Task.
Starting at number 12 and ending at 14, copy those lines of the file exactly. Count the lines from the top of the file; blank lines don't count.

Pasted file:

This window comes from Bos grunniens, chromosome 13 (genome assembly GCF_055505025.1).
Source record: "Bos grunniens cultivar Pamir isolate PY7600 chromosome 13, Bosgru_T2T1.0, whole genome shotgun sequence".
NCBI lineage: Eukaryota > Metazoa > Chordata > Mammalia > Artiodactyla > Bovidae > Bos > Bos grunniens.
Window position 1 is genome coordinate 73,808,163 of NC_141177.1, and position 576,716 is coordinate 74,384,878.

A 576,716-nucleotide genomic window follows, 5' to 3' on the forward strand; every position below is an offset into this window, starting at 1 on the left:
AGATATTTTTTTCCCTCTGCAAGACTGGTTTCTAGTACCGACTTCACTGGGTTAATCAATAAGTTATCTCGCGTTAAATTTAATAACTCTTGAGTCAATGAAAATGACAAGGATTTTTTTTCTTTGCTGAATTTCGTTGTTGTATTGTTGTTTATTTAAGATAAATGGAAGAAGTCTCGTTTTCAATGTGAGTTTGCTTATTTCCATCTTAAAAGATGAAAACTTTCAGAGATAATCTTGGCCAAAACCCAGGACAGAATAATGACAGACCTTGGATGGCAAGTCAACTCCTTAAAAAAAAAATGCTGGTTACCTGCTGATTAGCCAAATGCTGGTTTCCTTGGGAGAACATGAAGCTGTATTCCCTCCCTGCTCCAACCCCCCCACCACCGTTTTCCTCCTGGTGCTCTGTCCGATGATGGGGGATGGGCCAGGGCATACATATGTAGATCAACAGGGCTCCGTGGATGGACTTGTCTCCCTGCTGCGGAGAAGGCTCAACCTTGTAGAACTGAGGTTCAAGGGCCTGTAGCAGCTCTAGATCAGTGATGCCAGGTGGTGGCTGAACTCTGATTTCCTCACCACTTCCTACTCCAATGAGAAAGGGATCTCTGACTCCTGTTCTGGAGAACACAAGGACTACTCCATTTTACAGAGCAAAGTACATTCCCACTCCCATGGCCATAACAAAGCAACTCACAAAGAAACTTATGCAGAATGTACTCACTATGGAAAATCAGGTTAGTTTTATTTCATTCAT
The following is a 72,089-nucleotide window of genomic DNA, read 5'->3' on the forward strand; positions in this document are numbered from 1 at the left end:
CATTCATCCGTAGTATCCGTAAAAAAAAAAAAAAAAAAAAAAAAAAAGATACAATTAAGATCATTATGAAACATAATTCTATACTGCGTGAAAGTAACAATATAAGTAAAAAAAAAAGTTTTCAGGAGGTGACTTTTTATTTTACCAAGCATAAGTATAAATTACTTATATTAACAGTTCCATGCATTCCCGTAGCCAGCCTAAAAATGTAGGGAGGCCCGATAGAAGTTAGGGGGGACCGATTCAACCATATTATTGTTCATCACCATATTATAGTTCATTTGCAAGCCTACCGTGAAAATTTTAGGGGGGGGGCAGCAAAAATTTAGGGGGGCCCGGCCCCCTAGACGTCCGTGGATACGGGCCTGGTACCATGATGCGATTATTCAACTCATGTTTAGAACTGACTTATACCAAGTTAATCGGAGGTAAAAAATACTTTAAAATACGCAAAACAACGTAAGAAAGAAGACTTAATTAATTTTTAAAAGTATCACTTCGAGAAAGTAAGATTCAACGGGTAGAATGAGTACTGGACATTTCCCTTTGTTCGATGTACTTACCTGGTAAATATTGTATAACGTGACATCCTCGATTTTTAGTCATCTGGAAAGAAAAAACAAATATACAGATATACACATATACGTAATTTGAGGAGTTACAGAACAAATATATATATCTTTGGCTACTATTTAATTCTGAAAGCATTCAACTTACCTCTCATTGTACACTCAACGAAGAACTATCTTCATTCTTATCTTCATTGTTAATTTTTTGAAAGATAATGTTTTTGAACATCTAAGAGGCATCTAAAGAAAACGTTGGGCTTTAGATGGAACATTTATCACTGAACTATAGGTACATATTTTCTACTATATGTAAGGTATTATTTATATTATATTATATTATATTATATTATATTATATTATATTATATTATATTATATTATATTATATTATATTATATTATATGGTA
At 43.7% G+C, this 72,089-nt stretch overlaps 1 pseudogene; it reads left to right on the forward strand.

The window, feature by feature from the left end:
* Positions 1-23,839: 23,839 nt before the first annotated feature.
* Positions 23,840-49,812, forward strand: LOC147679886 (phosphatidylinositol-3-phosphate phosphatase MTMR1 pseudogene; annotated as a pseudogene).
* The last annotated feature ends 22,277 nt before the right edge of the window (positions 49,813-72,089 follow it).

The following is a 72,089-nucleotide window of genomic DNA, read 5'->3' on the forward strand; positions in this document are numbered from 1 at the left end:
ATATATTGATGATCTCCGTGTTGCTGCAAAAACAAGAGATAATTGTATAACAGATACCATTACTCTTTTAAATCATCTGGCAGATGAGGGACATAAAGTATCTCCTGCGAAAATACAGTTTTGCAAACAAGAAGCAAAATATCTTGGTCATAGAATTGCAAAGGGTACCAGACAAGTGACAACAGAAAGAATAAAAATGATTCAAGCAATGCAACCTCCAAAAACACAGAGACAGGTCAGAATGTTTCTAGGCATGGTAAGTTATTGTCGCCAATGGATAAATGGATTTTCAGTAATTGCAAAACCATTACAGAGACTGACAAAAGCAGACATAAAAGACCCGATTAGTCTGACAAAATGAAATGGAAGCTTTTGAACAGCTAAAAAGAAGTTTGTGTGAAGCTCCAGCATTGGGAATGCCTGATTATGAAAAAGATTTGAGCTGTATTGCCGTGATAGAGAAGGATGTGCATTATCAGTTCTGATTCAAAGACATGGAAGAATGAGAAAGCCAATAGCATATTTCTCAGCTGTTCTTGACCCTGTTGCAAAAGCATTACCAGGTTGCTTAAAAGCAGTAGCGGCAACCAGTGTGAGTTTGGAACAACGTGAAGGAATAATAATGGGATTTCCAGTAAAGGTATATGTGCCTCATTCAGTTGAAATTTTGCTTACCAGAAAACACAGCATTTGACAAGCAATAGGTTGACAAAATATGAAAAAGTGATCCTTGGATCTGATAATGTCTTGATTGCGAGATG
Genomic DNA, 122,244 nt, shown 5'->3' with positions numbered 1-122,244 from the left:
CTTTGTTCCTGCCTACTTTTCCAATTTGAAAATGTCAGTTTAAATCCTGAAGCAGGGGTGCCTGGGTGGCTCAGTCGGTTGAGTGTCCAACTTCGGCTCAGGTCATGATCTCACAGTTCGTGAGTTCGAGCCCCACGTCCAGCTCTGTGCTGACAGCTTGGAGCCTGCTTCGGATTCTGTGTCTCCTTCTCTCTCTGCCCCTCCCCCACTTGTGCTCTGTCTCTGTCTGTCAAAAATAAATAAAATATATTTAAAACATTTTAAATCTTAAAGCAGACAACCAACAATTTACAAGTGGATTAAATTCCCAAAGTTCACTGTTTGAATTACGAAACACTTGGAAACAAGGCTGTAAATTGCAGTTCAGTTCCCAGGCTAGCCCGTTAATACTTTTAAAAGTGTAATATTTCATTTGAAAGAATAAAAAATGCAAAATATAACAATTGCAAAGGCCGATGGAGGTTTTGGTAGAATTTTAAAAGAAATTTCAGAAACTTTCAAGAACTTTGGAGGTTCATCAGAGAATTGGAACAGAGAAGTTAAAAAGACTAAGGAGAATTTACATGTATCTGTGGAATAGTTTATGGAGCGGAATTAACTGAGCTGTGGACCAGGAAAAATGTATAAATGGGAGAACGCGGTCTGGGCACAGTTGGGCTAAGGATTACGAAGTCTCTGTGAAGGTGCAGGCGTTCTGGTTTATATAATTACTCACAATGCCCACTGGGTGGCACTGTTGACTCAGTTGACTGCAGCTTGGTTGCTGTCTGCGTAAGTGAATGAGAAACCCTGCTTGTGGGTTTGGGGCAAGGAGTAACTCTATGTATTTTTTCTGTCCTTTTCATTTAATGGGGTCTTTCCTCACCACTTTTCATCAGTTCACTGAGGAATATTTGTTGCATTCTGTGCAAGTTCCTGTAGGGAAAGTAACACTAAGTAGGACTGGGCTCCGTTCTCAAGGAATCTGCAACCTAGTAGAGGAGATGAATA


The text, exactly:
* Positions 23,840-49,812, forward strand: LOC147679886 (phosphatidylinositol-3-phosphate phosphatase MTMR1 pseudogene; annotated as a pseudogene).
* The last annotated feature ends 22,277 nt before the right edge of the window (positions 49,813-72,089 follow it).

The following is a 72,089-nucleotide window of genomic DNA, read 5'->3' on the forward strand; positions in this document are numbered from 1 at the left end: